Ramirez was thought to be seeking a 4 to 5 year deal in the $100 million range, but the economic climate combined with possible concerns with the circumstances surrounding his departure from the Red Sox left the Dodgers as the lone team bidding for his services.

Ramirez is expected to meet with the media at a news conference tomorrow at approximately 10:30 a.m. (MT) at Camelback Ranch – Glendale , located at 10712 W. Camelback Road .

“We are thrilled that Manny wants to be a Dodger and that he has made such a tremendous commitment to the Los Angeles community,” said Dodger Owner Frank McCourt. “We witnessed something very special last year in the way that our fans connected with him and the manner in which the team came together. Now, we focus our complete and undivided attention on our primary goal – winning a World Championship.”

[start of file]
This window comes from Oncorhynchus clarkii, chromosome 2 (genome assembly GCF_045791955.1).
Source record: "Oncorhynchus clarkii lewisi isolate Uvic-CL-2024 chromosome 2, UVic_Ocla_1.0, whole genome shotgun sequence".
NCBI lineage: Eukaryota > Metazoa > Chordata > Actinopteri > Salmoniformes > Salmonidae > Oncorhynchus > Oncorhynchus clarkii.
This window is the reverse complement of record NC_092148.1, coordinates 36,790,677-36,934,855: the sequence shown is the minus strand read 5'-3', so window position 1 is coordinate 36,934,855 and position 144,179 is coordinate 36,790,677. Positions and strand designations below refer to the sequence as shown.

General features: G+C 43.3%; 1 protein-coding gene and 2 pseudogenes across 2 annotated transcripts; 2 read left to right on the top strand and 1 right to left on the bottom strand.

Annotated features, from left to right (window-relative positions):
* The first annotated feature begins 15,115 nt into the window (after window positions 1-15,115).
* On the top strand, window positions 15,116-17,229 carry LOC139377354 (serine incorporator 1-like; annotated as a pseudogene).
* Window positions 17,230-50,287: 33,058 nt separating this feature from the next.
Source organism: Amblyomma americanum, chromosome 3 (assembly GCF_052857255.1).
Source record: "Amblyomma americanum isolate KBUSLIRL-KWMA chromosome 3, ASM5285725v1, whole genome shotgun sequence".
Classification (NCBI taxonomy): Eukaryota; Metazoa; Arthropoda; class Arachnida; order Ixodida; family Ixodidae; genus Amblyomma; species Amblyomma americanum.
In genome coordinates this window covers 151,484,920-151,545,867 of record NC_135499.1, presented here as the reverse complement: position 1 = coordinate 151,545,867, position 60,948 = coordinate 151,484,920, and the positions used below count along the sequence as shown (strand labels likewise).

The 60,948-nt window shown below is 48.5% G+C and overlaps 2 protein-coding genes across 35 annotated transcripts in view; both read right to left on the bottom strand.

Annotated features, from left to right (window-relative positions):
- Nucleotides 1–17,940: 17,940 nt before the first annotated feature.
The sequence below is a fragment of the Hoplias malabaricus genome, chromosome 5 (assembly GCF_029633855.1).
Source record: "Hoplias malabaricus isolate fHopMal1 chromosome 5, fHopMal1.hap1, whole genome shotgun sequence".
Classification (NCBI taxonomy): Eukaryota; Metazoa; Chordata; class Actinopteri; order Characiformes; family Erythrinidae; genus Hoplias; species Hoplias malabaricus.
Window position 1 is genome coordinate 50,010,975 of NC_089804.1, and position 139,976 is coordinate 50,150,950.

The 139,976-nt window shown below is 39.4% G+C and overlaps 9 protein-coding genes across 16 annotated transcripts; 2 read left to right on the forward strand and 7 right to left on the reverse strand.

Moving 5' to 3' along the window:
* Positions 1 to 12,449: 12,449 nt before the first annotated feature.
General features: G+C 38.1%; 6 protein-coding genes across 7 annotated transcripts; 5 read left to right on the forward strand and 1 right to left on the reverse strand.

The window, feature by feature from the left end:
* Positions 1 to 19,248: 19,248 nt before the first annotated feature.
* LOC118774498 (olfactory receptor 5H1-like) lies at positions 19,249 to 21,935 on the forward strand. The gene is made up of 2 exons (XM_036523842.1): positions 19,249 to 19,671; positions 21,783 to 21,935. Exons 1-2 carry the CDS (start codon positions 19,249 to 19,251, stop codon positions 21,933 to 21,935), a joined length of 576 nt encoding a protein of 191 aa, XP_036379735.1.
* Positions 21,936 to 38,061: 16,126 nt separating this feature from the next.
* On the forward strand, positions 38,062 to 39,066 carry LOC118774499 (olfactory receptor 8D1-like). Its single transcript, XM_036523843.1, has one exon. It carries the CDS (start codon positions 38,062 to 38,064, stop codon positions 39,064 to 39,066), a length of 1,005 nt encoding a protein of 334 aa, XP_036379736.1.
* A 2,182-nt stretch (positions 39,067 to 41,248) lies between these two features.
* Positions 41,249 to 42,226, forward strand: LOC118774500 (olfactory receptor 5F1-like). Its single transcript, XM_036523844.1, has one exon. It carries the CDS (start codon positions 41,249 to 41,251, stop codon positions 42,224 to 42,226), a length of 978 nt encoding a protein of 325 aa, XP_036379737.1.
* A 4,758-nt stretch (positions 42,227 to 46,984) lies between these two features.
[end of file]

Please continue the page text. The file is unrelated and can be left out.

“Manny has shown that he has an ability to significantly alter our lineup,” said Colletti. “Our organization has maintained its commitment to our core of young, homegrown talent while also retaining such key veterans as Casey Blake, Rafael Furcal, and now Manny, all of whom helped us reach the National League Championship Series.

“Manny showed great leadership in the clubhouse and on the field last season and to say we’re very pleased that he’s back with the Dodgers is an understatement.”

Ramirez, who hit .396 (74-for-187) with 17 homers and 53 RBI in 53 regular-season games in a Dodger uniform, helped lead the team to a 2008 National League West Division Championship, a sweep of the Cubs in the Division Series, and its first National League Championship Series appearance since 1988.  He became one of the most popular players in franchise history after he was acquired by the Dodgers July 31 along with cash considerations from the Boston Red Sox at last year’s trade deadline as part of a three-team deal with Pittsburgh .

Ramirez’s 21 homers as a Dodger from August 1 through the postseason were the most by any player on the team for the entire season, one more than Andre Ethier’s 20.